In a few days this country will be celebrating Halloween. We’ll put carved pumpkins and paper images of ghosts and skeletons on the front porch to welcome the neighborhood children in costume. Adults will break with the norm and come to work with the most outlandish outfits. Your doctor’s receptionist may look like a zombie while the checkout clerk at your grocer is sporting a pirate’s hat and an itchy eye patch.
It’s all in good fun today but the roots of these ghosts, witches, and zombie images lie in the deep-seated belief that this was the time of year when the barrier between the living and the dead, the good and the evil, was dangerously thin. People would resort to a little magic in the form of charms made with herbs to protect their loved ones. Here’s a quick peek into the mystical side of several herbs you might be growing in your garden:
- Rue – This somewhat unpleasant smelling herb was commonly associated with cleansing to make one holy and therefore untouchable by evil spirits. Rue added to a hot bath would provide personal protection all day.
- Mugwort Artemisia – A close relative of landscaping artemisias, this was another protective herb. It was hung by the home doorways to prevent witches or evil spirits from entering. Travelers would carry it with them for protection in the wild places where spirits lurked. Tradition says St. John the Baptist wore it during his days in the wilderness of Palestine.
- Ferns – Although not often thought of as an herb, ferns were considered very powerful as protecting plants. Crushed fern leaves placed in windowsills and door sills would keep burglars away. Dried ferns burned on hot coals would “send up an aura of protection.”
- Sage – This must-have kitchen herb has strong associations with purification and long life. It was also a key ingredient in healing amulets. These associations with health and long life also made it useful in charms to increase a woman’s fertility.
- Rosemary – This herb may be for remembrance but is also used to ensure a husband’s fidelity. Bathing in rosemary was considered a means of blessing and purification. The scent of burning rosemary was said to bring to mind events from past lives.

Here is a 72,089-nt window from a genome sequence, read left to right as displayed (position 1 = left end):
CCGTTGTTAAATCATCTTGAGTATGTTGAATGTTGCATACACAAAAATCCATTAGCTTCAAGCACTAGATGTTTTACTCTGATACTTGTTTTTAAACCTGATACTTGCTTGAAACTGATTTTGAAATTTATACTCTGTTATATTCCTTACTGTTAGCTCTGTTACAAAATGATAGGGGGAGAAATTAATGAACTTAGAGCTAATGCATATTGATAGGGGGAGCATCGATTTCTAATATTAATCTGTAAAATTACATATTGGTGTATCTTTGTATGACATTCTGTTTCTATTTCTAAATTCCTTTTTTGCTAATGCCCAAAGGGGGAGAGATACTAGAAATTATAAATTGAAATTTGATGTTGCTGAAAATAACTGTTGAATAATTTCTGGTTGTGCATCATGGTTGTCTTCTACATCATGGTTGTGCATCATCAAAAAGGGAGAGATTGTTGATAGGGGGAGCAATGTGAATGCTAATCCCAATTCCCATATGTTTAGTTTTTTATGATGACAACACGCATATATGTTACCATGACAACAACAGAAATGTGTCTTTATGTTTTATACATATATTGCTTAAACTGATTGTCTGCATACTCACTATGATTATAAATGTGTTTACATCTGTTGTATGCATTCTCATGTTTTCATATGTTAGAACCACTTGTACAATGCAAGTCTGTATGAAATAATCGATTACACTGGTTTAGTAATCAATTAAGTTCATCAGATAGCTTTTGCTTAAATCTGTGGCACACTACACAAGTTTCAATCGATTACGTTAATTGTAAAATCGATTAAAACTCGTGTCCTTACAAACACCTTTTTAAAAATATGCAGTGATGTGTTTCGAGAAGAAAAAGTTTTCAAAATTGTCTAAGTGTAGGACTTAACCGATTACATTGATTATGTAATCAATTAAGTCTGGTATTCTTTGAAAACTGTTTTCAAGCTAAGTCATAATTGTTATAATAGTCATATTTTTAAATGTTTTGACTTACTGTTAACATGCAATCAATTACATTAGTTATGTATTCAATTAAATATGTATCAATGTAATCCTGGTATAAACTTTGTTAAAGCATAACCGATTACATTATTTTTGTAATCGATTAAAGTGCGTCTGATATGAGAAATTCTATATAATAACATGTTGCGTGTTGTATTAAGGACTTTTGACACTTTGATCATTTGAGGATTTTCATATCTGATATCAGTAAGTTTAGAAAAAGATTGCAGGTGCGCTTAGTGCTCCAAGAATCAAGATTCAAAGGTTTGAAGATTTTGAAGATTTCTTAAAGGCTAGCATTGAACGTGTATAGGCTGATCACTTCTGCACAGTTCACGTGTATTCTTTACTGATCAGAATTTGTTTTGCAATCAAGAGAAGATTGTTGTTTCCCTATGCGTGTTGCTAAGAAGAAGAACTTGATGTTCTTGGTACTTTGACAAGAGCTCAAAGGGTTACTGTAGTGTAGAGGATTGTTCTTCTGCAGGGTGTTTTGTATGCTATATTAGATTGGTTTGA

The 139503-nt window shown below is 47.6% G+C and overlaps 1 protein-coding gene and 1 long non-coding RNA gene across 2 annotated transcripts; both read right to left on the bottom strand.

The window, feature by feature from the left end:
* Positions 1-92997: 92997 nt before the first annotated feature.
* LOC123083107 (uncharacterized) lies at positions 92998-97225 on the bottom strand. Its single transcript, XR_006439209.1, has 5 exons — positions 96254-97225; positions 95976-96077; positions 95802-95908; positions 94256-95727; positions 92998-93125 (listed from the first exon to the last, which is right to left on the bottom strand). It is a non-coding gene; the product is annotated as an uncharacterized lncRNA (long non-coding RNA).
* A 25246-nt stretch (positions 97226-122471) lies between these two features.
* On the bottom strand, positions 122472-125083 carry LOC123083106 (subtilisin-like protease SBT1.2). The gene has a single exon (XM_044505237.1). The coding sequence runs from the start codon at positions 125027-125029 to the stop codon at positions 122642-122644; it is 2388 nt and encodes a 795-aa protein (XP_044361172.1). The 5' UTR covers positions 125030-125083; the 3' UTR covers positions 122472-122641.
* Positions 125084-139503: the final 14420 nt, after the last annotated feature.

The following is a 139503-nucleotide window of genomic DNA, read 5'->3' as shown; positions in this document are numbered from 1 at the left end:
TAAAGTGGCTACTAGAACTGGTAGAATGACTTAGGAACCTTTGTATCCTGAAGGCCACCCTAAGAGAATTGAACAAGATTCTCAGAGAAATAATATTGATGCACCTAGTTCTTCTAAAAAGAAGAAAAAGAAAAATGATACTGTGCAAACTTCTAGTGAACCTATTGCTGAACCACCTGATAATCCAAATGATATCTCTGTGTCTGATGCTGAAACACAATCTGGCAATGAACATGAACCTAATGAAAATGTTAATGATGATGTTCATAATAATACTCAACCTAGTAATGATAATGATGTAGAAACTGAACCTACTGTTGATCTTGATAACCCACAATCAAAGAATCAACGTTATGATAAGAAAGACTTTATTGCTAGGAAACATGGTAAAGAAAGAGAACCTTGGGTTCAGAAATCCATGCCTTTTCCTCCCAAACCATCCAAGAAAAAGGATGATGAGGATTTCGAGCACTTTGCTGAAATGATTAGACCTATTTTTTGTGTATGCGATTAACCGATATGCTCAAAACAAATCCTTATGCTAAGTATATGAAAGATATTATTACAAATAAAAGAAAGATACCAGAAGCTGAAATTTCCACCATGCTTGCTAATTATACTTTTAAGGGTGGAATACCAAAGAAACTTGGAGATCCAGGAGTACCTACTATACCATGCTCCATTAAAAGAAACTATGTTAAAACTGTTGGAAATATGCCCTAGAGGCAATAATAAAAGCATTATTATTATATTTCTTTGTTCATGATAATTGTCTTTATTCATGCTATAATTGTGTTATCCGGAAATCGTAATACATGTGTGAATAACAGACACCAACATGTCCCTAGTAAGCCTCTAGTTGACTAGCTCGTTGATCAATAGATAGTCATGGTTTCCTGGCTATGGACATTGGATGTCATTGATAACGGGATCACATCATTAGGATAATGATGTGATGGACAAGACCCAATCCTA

These, plus other herbs such as bay laurel, horehound, hyssop, and St. John’s wort would be gathered together to create a protective charm. A housewife would combine three, seven, or nine (numbers with magic powers) of the herb stalks and bind them together securely while saying “I bind thee to protect this house and all within it.”
Of course, herbs were used for more than just protection. Unmarried lads and lasses tried many ways to magically discover who their true love would be. Herbs could be used to draw or repel love in another. Lavender, bachelor’s buttons, and valerian root bound together with a bay leaf would attract a man. Patchouli, cinnamon, and henbane would draw a woman’s attention. If that didn’t work, the supplicant was advised to go outside one evening in the nude and throw the ground herbs at the moon while reciting a prayer for love. The herbs might work but I would say the lack of clothing might also improve the odds of something happening.
These are just a few of the herbs that were used in folk magic. You could make charms that warded off sickness, keep lightning from striking your home, or make your neighbor’s cows stop producing milk. Today’s Halloween trick-or-treaters are much less likely to cause problems. I think I’ll stick with modern remedies – and good cooking skills to keep my husband happy at home.
If you enjoy herbs and organic gardening, you’ll want to meet Ann McCormick, the Herb ‘n Cowgirl. A life-long gardener, she has devoted her time for the last 20 years to writing and speaking about her favorite subject. The Herb ‘n Cowgirl also shares her love of herbs and her gardening techniques as a speaker and media guest. She lives in Fort Worth, TX with her husband of 37 years and an assortment of dogs. To find out more about the Herb ‘n Cowgirl visit her at www.herbncowgirl.com.